And in June, the Secretary of State for Housing, James Brokenshire, announced that housing developers would no longer be able to use any new government funding schemes for unjustified new leasehold houses.

Mr Hayward called on the government to ensure that leasehold homeowners were treated transparently and fairly in the future.

He said: "Almost all of the homeowners we surveyed say they wouldn't advise their friends or family to buy a leasehold home, which is a damning indictment on the industry. It's time we listened to this and sought a robust solution for all those affected, unable to sell their homes, and serving a leasehold life sentence."

He reckons buyers of new-build homes should have access to an ombudsman scheme and that freeholders of leasehold properties should be required to sign up to a redress scheme.

Take advice

A Ministry of Housing, Communities and Local Government spokesman said it was "unacceptable for home buyers to be exploited through unfair and abusive practices within the leasehold system".

"This is why we have already announced measures that include a ban on leaseholds for almost all new-build houses and restricting ground rents to a peppercorn."

He said the government was also working with the Law Commission to support existing leaseholders to make buying a freehold or extending a lease "faster, fairer and cheaper".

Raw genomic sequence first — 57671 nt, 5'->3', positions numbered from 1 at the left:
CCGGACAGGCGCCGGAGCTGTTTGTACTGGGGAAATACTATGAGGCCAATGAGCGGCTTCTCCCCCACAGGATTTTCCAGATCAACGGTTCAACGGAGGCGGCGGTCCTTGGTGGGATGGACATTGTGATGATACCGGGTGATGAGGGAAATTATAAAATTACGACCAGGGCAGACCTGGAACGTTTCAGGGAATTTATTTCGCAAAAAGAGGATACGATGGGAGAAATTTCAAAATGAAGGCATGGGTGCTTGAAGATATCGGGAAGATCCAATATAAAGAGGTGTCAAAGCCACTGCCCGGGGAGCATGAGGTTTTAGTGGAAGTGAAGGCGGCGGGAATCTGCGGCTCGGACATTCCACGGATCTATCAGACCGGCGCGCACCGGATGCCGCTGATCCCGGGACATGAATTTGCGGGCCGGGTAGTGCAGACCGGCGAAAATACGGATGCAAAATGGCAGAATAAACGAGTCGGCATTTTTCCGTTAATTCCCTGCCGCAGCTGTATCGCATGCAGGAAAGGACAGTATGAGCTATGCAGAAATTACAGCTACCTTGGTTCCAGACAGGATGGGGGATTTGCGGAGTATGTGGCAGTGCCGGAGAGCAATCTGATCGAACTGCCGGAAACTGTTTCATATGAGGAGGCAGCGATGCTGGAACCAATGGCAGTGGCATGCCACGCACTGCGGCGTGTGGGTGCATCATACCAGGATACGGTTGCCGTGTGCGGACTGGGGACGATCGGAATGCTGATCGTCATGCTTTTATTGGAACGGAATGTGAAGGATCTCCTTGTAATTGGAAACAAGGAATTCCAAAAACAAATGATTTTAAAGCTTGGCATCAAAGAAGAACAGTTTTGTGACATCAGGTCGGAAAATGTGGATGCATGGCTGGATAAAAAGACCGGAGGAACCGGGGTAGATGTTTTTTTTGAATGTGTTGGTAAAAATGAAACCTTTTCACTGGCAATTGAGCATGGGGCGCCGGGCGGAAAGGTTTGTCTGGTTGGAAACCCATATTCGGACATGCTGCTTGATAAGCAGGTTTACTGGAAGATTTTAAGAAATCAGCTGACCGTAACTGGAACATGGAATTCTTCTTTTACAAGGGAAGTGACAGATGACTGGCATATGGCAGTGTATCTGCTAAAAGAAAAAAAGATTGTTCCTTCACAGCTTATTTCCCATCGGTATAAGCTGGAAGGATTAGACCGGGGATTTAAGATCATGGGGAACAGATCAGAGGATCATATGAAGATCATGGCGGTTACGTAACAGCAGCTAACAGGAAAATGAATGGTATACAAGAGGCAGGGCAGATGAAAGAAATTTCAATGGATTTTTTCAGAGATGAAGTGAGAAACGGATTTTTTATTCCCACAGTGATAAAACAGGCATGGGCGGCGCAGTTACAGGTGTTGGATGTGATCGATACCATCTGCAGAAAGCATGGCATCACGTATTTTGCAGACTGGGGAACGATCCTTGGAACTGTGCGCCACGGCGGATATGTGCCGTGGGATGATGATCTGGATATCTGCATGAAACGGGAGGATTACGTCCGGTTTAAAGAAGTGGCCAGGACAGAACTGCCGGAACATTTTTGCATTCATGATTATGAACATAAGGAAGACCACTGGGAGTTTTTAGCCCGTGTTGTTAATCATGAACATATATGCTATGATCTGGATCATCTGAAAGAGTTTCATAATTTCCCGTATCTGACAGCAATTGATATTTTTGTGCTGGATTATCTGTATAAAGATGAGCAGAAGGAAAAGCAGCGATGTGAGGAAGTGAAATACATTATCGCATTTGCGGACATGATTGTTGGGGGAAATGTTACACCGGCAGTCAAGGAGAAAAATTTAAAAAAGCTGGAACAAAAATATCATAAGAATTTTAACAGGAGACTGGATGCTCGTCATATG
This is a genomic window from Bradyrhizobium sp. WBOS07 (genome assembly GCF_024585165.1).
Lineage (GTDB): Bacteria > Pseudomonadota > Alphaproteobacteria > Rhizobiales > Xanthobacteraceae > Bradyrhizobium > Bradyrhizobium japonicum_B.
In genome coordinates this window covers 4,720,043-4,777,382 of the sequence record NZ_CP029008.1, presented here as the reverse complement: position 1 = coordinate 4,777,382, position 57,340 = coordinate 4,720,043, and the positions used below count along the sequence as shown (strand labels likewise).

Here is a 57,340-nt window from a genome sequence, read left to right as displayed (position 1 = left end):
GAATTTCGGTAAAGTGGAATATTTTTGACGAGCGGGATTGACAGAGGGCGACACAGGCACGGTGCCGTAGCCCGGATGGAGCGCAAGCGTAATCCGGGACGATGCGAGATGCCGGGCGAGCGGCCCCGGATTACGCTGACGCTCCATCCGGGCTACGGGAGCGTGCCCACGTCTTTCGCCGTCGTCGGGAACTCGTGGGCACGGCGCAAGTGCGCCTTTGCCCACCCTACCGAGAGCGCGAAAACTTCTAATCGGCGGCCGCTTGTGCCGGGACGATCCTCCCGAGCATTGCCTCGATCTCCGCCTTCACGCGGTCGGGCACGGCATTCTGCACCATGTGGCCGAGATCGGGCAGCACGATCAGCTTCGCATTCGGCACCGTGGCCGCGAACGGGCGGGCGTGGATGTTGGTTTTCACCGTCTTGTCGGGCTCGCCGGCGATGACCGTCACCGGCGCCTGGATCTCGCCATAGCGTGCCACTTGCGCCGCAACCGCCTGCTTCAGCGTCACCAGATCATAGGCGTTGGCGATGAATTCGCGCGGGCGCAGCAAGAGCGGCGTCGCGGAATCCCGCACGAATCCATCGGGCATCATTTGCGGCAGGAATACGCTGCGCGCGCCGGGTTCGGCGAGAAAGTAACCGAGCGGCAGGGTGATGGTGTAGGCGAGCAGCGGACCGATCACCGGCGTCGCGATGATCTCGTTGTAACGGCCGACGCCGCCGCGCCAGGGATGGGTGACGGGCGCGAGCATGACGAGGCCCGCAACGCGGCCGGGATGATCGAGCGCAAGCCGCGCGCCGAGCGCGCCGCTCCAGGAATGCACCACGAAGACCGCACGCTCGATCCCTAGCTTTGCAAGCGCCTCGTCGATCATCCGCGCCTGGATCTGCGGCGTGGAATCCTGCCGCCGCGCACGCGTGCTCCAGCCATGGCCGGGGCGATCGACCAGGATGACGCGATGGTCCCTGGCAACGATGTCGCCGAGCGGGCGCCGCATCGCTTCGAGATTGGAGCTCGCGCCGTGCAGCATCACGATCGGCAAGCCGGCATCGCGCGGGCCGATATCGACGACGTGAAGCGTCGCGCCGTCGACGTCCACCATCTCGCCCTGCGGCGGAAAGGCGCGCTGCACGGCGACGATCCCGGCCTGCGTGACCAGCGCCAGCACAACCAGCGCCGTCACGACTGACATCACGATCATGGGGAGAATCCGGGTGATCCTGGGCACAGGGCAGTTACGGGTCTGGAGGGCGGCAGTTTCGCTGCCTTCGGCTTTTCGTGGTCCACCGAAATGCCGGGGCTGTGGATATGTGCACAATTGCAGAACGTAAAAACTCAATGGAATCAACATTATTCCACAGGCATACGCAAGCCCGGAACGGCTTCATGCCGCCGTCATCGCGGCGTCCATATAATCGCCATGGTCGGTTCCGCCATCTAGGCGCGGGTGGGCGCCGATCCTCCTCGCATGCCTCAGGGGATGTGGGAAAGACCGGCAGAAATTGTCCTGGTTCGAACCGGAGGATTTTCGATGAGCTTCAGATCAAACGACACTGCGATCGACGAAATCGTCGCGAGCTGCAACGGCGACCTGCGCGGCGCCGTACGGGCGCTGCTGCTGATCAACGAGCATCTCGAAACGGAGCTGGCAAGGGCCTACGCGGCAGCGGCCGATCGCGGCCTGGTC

A spokesman for the Home Builders Federation said: "The vast majority of new-build houses are sold on a freehold basis, but it can be necessary on occasion to sell new houses with leases. As such, leasehold is a well-established and secure tenure with which to own a home.

"In all transactions, builders strive to provide prospective purchasers, their solicitors and their mortgage lenders with all relevant information.

"Purchasers are always advised to engage their own legal advice during the purchase of a home."

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1 hour ago, rantnrave said:

It also said that freeholders typically charged home owners £1,422 to install double glazing, £887 to change the kitchen units, and £689 to replace the flooring.

Some faced bills of £527 for changing their blinds and £411 for installing a new front door.

Paying twice to improve someone else's property / land. A bit like offering to mow / do some tree surgery on someone's else's field at your own expense, but also you pay them more money on top of that.

Economic genius, developing nations must be shaking in their boots. Perhaps we should have shops where you give them free food for them to sell to you, which you then pay for to get?